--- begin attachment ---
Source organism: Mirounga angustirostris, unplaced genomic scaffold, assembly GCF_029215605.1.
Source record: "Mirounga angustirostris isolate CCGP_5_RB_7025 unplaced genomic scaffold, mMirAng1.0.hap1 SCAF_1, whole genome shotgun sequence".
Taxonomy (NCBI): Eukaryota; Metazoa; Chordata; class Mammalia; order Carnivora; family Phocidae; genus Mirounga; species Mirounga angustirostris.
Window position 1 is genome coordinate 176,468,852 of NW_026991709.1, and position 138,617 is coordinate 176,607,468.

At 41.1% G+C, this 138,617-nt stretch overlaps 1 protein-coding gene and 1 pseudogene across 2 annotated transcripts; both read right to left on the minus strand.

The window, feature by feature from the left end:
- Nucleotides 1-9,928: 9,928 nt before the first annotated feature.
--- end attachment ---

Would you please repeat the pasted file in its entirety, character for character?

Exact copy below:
Source organism: Mirounga angustirostris, unplaced genomic scaffold, assembly GCF_029215605.1.
Source record: "Mirounga angustirostris isolate CCGP_5_RB_7025 unplaced genomic scaffold, mMirAng1.0.hap1 SCAF_1, whole genome shotgun sequence".
Taxonomy (NCBI): Eukaryota; Metazoa; Chordata; class Mammalia; order Carnivora; family Phocidae; genus Mirounga; species Mirounga angustirostris.
Window position 1 is genome coordinate 176,468,852 of NW_026991709.1, and position 138,617 is coordinate 176,607,468.

At 41.1% G+C, this 138,617-nt stretch overlaps 1 protein-coding gene and 1 pseudogene across 2 annotated transcripts; both read right to left on the minus strand.

The window, feature by feature from the left end:
- Nucleotides 1-9,928: 9,928 nt before the first annotated feature.